Apple sales have continued to fall, despite strong demand for its iPhones and services like streaming platform Apple TV+.
The tech giant says revenues dipped 1% to $89.5bn (£73.3bn) in the three months to 30 September when compared with the same period last year.
Sales of its Mac computers and iPads struggled after a post-lockdown surge in interest.
It marks the fourth quarter in a row where sales have fallen year on year.
In an update to investors, the firm said that profits had reached $23bn, helped by a new record for iPhone sales in the three-month period.
The amount it took from services such as iCloud and Apple Music also hit a high, bringing in $22.3bn for the California-based firm, up 16% from a year before.
But it cited concerns over potential supply chain issues hampering deliveries of its new iPhone 15 Pro and Pro Max devices.
Apple chief executive Tim Cook said it was “working hard to manufacture more”.
“We do believe that later this quarter, we’ll reach a supply-demand balance,” he said.
Mr Cook said he felt the firm had its “strongest line-up of products ever” heading into the key Christmas trading period.
The latest update suggested, however, that other Apple items had been failing to capture the customer’s imagination more recently.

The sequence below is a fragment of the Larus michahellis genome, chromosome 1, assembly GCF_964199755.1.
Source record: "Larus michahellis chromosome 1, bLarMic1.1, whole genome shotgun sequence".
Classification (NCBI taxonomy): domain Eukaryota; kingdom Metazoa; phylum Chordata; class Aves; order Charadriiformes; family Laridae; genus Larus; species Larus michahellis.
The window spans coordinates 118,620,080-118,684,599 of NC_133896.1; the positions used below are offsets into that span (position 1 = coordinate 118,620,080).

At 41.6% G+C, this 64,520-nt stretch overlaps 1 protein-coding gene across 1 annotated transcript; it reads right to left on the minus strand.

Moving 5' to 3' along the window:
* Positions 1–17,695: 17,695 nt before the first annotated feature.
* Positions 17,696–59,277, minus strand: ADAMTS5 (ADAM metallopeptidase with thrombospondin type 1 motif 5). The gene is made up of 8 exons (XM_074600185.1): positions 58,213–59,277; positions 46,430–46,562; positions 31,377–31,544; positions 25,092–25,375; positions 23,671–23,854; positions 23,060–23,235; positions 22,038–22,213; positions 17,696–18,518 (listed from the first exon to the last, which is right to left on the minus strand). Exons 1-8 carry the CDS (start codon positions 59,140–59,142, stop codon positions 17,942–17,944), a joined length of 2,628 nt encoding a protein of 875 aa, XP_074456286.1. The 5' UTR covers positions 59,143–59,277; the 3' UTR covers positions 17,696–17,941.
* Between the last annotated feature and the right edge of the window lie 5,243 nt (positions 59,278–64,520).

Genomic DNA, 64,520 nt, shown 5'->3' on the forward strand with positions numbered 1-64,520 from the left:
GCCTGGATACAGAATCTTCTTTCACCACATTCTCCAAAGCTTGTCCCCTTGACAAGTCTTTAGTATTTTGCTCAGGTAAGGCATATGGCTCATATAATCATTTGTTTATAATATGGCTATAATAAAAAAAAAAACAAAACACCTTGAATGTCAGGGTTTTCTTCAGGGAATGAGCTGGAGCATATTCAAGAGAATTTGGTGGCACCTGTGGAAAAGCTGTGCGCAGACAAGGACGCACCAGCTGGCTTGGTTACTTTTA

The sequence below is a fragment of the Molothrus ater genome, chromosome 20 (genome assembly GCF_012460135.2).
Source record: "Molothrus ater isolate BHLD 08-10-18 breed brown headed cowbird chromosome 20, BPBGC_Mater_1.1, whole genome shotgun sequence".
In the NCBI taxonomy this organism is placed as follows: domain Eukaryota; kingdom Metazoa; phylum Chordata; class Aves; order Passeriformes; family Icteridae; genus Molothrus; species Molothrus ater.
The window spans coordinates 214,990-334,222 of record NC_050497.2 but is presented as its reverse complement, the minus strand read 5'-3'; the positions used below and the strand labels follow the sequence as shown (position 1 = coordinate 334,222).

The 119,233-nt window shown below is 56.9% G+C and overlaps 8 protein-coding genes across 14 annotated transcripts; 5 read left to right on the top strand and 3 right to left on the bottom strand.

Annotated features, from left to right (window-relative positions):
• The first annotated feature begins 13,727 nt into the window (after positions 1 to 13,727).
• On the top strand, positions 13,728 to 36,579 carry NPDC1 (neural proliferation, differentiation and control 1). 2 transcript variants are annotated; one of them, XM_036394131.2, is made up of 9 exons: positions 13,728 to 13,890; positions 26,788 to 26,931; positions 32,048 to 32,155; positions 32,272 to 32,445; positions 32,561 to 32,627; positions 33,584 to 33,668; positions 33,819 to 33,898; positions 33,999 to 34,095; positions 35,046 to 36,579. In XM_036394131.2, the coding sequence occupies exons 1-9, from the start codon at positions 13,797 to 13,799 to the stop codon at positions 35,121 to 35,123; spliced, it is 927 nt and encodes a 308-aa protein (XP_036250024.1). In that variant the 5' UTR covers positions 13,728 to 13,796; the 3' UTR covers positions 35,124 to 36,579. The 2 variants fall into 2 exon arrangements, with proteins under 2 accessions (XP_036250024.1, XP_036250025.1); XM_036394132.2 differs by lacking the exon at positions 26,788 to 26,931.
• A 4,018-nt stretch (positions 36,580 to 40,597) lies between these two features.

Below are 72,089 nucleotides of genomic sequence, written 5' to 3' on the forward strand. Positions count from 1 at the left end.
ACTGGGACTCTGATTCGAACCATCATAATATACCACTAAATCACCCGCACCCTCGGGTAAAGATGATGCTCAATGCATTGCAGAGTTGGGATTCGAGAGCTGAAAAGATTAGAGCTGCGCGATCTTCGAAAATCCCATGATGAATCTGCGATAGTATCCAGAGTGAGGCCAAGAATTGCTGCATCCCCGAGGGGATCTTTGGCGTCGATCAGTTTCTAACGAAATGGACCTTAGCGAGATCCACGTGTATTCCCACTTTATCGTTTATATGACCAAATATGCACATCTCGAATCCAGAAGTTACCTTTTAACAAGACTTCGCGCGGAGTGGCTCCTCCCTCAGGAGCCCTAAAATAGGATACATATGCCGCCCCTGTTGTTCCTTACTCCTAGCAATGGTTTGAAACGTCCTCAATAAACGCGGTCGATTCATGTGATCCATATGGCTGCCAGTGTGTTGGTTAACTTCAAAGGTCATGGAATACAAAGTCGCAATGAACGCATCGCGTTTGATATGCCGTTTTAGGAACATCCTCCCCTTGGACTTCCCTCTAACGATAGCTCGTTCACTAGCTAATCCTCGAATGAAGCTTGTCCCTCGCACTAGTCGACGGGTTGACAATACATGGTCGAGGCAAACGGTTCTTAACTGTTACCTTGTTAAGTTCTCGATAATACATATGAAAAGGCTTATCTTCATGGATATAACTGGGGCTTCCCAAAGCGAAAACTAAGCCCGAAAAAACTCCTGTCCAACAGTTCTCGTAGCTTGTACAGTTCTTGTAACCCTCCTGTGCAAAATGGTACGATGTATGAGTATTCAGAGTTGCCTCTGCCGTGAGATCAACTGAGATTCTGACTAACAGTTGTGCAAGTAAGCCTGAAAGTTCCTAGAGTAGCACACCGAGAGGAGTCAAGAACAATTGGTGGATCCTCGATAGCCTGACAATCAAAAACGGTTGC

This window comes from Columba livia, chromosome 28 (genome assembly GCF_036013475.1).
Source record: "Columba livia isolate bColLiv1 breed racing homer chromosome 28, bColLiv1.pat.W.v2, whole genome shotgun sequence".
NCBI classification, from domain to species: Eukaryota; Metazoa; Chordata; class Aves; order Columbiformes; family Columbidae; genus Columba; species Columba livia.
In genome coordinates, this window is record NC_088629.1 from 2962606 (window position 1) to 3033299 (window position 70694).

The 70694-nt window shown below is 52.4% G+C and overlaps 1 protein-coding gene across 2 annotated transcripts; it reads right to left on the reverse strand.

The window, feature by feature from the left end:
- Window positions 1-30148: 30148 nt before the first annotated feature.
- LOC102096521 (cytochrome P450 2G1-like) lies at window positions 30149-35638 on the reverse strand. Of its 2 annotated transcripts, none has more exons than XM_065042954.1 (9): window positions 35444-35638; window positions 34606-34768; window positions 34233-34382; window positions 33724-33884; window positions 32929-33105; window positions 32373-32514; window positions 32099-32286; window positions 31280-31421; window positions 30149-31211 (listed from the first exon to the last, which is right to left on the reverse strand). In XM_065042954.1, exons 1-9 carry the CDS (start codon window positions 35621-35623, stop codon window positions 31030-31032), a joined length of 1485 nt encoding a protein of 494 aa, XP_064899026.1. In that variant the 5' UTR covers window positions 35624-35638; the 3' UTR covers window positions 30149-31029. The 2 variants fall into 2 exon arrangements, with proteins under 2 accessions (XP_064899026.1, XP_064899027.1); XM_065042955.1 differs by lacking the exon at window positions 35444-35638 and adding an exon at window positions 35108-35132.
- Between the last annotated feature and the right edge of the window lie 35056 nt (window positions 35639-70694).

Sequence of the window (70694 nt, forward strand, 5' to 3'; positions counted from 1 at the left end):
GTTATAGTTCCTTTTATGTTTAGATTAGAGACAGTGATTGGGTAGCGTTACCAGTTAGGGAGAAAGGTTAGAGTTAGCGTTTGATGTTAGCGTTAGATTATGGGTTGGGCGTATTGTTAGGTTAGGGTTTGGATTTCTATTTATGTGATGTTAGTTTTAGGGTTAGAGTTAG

Its Mac computers, for example, saw sales drop to $7.6bn for the quarter, down from $11.6bn the year before.
The company revealed its latest iPhone line-up in September at a highly anticipated conference.
It announced that the iPhone 15 would not feature its proprietary lightning charging port, after the European Union forced the change. Instead, it uses a USB-C cable as the “universally-accepted standard”.
It has also faced challenges elsewhere, with economic uncertainty weighing on consumers in the Chinese market.
On Thursday, the company said that sales in China had dipped by 2.5%, although Mr Cook said that after accounting for foreign exchange rates its business there had grown year on year.
The executive made a surprise visit to China last month, meeting gamers in the city of Chengdu.
It marked his second visit to China – a key market for Apple – this year, as the firm’s operations in the country have been complicated by Covid restrictions and US-China tensions.
In March, Mr Cook said he felt Apple had a “symbiotic” relationship with China, a key manufacturing base.